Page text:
30 March 2017

Ignazio Gardella – architect

Modernist who created Venetian classic

The architect Ignazio Gardella
The architect Ignazio Gardella
The engineer and architect Ignazio Gardella, considered one of the great talents of modern urban design in Italy, was born on this day in 1905 in Milan.

He represented the fourth generation in a family of architects and his destiny was determined at an early age. He graduated in civil engineering in Milan in 1931 and architecture in Venice in 1949.

Gardella designed numerous buildings during an active career that spanned almost six decades, including the Antituberculosis Dispensary in Alessandria, which is considered one of the purest examples of Italian Rationalism, and the Casa alle Zattere on the Giudecca Canal in Venice, in which he blended modernism with classical style in a way that has been heralded as genius.

During his university years, he made friends with many young architects from the Milan area and together they created the Modern Italian Movement.

He worked with his father, Arnaldo, on a number of projects while still studying.  On graduating, he set up an office in Milan, although he spent a good part of his early career travelling, sometimes with a commission but at other times to study.

Gardella's Casa delle Zattere in Venice
Gardella's Casa delle Zattere in Venice
He expanded his knowledge and ideas by visiting Germany, Finland, Sweden and Norway before the Second World War.  After the conflict he travelled to the USA, Greece, France and Spain.

During the 1930s, Gardella designed both the Antituberculosis Dispensary and the Provincial Laboratory of Hygiene in Alessandria. The first building is considered one of the purest examples of Italian Rationalism.

The bulk of his work came as Italy rebuilt in the 1940s and 1950s, although he was still working even into his 80s and 90s, when he designed a new Faculty of Architecture for the University of Genoa and collaborated with a number of architects in renovating the Teatro San Felice in the same city.

He also worked with his son, Iacopo, on building a new railway station, Milano Lambrate, with its distinctive rounded copper roof.

Gardella is best remembered, though, for the projects he undertook in the post-War years, including the Case Borsalino apartments in Alessandria, the PAC (Padiglione Arte Contemporanea) in the Villa Reale in Milan, which Gardella rebuilt, without payment, after it was badly damaged in an explosion in 1996, the Olivetti Dining Hall at their factory in Ivrea and, in particular for the Casa alle Zattere in the Dorsoduro district of Venice, built between 1953 and 1958.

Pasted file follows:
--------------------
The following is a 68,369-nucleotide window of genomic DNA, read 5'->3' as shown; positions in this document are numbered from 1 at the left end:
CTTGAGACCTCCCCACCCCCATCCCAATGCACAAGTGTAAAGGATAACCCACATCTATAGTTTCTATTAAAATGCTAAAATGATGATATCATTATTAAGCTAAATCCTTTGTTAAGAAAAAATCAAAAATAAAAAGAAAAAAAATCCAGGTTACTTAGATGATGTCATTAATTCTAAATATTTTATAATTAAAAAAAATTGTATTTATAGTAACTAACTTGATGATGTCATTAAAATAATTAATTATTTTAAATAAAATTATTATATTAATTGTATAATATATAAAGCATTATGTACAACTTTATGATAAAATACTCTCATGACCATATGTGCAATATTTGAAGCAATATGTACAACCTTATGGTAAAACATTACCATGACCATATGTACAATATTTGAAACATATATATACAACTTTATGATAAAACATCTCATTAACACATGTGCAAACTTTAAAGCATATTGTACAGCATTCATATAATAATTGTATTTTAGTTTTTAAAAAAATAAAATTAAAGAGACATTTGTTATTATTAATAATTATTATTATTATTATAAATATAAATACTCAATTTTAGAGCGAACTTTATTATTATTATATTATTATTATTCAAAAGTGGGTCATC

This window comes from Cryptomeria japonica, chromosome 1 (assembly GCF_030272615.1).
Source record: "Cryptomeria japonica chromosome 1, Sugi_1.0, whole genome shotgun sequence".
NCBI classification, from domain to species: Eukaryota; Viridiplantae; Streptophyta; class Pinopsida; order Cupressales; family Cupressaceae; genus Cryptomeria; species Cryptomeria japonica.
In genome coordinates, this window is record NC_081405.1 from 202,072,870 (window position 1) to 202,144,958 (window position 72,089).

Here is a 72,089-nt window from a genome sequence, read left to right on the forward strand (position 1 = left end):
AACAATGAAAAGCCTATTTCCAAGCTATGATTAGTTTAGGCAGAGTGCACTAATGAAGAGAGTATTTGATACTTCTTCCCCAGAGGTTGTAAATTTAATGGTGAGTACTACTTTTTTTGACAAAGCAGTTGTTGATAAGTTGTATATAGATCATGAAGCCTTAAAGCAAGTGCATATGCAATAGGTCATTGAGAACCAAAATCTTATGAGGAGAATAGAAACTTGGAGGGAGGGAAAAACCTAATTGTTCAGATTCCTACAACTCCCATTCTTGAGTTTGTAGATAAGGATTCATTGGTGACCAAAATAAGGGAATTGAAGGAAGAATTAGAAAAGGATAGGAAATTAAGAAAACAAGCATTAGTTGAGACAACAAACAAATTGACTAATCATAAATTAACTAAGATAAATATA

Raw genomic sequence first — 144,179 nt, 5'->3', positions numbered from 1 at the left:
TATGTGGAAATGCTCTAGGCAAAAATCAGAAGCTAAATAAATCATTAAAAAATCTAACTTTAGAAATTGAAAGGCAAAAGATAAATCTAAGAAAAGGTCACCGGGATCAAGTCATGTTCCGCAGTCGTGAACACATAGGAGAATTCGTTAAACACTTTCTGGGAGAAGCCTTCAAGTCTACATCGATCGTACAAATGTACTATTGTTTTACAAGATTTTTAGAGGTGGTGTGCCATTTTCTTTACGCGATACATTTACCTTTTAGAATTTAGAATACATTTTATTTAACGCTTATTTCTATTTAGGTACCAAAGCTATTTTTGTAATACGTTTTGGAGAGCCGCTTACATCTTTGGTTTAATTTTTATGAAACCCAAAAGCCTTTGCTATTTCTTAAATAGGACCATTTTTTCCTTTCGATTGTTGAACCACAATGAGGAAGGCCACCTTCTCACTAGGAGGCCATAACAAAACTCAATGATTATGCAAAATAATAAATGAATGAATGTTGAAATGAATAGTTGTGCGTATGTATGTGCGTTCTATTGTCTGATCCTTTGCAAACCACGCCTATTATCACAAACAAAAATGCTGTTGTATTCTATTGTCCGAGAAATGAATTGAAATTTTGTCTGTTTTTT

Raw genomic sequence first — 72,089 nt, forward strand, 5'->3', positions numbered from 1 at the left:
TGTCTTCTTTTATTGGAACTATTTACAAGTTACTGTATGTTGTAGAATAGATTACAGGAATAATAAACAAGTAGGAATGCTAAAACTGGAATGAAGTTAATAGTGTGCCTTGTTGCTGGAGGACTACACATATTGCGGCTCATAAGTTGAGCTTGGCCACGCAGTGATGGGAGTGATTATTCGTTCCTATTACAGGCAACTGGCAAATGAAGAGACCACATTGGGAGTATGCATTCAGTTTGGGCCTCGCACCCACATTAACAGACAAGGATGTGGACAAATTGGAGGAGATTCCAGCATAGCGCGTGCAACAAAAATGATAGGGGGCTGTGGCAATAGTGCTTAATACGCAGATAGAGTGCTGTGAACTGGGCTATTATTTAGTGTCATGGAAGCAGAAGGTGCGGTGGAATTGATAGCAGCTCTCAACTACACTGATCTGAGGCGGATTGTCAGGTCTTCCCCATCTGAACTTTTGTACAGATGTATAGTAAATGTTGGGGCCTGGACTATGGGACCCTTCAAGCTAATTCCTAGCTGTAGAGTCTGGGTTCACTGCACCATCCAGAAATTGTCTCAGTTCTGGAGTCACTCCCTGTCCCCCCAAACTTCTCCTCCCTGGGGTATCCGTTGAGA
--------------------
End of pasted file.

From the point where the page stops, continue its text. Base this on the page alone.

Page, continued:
The Olivetti Dining Hall at Ivrea
The Olivetti Dining Hall at Ivrea
The building, again built as apartments, is one of the finest examples of Italian post-war Modernism coming to terms with its historical surroundings, a triumph for Gardella given that few architects are given the chance to build in Venice and none wants to leave something detrimental to its appearance.

The linear components of Casa alle Zettere are unmistakably contemporary, yet Gardella’s careful selection and manipulation of architectural elements and their subsequent assembly in a well thought-out scheme allowed him to create something that perfectly complements the surrounding buildings, even down to the church of Santo Spirito next door, and would not look out of place among the palaces on the Grand Canal.

Away from architecture, Gardella was an influential figure in interior design, starting as early as 1947, when he founded the Azucena Agency with Luigi Caccia Dominioni, designing primarily decorative furniture.

Gardella, who won numerous prizes for his work, also had an important academic career as a professor at IUAV – the architectural university in Venice. He died in Oleggio, a town about 60km north-west of Milan adjoining the Ticino national park, in 1999.

The Casa alle Zattere has the appearance of a palace
The Casa alle Zattere has the appearance of a palace
Travel tip:

The Casa alle Zattere can be found on Fondamenta Zattere allo Santo Spirito between Calle Zucchero and Calle larga della Chiesa in the Dorsoduro quarter of Venice, looking out over the Giudecca Canal towards the Giudecca island, almost directly opposite Palladio’s striking white marble church, the Chiesa del Santissimo Redentore, built to commemorate the plague of 1575-76, which claimed more than a quarter of the population of the city.

Travel tip:

The town of Oleggio in Piedmont sits next to the Park of the Ticino, an area of just under 100,000 hectares situated largely in Lombardy but straddling the border of its neighbouring region.  A beautiful area of rivers and streams, moorlands, conifer forests and wetlands, it is home to almost 5,000 species of fauna, flora and mushrooms, as well as a variety of wildlife, from the purple herons, white storks and mallards that populate the waterways to sparrowhawks and peregrine falcons, tawny and long-eared owls, rabbits, foxes, squirrels and stone martens.

More reading:

Giovanni Michelucci - the man who created Florence's 'motorway church'

How Marco Zanuso put Italy at the forefront of contemporary style

What Milan owes to Ulisse Stacchini

Also on this day:

1282: Sicilians rise up against the French

(Picture credits: Top picture from WhipArt archive)


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